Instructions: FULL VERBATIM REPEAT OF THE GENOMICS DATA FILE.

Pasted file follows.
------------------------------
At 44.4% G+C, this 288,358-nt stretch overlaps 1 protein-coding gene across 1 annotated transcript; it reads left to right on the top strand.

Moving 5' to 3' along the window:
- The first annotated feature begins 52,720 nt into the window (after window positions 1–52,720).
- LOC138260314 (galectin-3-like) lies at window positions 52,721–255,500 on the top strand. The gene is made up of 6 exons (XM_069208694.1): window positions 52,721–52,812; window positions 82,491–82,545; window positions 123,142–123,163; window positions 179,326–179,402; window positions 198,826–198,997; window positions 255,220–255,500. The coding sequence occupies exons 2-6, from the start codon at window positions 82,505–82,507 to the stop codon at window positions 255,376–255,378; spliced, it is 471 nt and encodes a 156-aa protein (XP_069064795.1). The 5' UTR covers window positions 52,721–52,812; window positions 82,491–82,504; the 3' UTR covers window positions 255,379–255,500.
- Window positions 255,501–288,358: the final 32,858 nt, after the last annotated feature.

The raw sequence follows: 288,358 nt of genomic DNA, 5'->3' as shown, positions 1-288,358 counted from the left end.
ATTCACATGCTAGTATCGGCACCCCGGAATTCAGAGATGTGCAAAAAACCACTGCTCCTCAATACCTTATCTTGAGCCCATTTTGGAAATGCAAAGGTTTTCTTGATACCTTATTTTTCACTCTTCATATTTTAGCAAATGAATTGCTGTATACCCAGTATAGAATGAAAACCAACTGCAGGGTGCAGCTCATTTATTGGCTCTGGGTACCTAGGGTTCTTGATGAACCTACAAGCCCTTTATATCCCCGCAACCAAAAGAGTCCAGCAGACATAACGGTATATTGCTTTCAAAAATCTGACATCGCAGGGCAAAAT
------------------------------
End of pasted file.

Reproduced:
At 44.4% G+C, this 288,358-nt stretch overlaps 1 protein-coding gene across 1 annotated transcript; it reads left to right on the top strand.

Moving 5' to 3' along the window:
- The first annotated feature begins 52,720 nt into the window (after window positions 1–52,720).
- LOC138260314 (galectin-3-like) lies at window positions 52,721–255,500 on the top strand. The gene is made up of 6 exons (XM_069208694.1): window positions 52,721–52,812; window positions 82,491–82,545; window positions 123,142–123,163; window positions 179,326–179,402; window positions 198,826–198,997; window positions 255,220–255,500. The coding sequence occupies exons 2-6, from the start codon at window positions 82,505–82,507 to the stop codon at window positions 255,376–255,378; spliced, it is 471 nt and encodes a 156-aa protein (XP_069064795.1). The 5' UTR covers window positions 52,721–52,812; window positions 82,491–82,504; the 3' UTR covers window positions 255,379–255,500.
- Window positions 255,501–288,358: the final 32,858 nt, after the last annotated feature.

The raw sequence follows: 288,358 nt of genomic DNA, 5'->3' as shown, positions 1-288,358 counted from the left end.
ATTCACATGCTAGTATCGGCACCCCGGAATTCAGAGATGTGCAAAAAACCACTGCTCCTCAATACCTTATCTTGAGCCCATTTTGGAAATGCAAAGGTTTTCTTGATACCTTATTTTTCACTCTTCATATTTTAGCAAATGAATTGCTGTATACCCAGTATAGAATGAAAACCAACTGCAGGGTGCAGCTCATTTATTGGCTCTGGGTACCTAGGGTTCTTGATGAACCTACAAGCCCTTTATATCCCCGCAACCAAAAGAGTCCAGCAGACATAACGGTATATTGCTTTCAAAAATCTGACATCGCAGGGCAAAAT